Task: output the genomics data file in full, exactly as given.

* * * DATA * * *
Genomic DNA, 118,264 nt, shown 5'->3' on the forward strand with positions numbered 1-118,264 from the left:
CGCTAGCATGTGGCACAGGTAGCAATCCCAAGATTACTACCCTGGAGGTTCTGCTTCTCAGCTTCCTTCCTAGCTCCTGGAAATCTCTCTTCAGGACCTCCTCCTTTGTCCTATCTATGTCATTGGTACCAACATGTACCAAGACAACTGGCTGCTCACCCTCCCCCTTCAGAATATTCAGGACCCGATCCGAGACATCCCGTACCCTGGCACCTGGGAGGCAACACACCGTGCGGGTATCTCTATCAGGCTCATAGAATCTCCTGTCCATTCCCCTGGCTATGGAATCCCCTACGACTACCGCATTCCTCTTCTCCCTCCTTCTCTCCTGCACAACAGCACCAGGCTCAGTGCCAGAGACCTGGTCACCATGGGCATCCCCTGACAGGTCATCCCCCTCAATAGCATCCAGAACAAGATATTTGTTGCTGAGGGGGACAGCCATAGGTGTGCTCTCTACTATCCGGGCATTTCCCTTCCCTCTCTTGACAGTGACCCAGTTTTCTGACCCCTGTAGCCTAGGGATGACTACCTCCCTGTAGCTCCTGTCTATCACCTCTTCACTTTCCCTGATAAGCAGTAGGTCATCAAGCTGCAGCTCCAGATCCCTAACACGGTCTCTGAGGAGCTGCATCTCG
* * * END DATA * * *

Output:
Genomic DNA, 118,264 nt, shown 5'->3' on the forward strand with positions numbered 1-118,264 from the left:
CGCTAGCATGTGGCACAGGTAGCAATCCCAAGATTACTACCCTGGAGGTTCTGCTTCTCAGCTTCCTTCCTAGCTCCTGGAAATCTCTCTTCAGGACCTCCTCCTTTGTCCTATCTATGTCATTGGTACCAACATGTACCAAGACAACTGGCTGCTCACCCTCCCCCTTCAGAATATTCAGGACCCGATCCGAGACATCCCGTACCCTGGCACCTGGGAGGCAACACACCGTGCGGGTATCTCTATCAGGCTCATAGAATCTCCTGTCCATTCCCCTGGCTATGGAATCCCCTACGACTACCGCATTCCTCTTCTCCCTCCTTCTCTCCTGCACAACAGCACCAGGCTCAGTGCCAGAGACCTGGTCACCATGGGCATCCCCTGACAGGTCATCCCCCTCAATAGCATCCAGAACAAGATATTTGTTGCTGAGGGGGACAGCCATAGGTGTGCTCTCTACTATCCGGGCATTTCCCTTCCCTCTCTTGACAGTGACCCAGTTTTCTGACCCCTGTAGCCTAGGGATGACTACCTCCCTGTAGCTCCTGTCTATCACCTCTTCACTTTCCCTGATAAGCAGTAGGTCATCAAGCTGCAGCTCCAGATCCCTAACACGGTCTCTGAGGAGCTGCATCTCG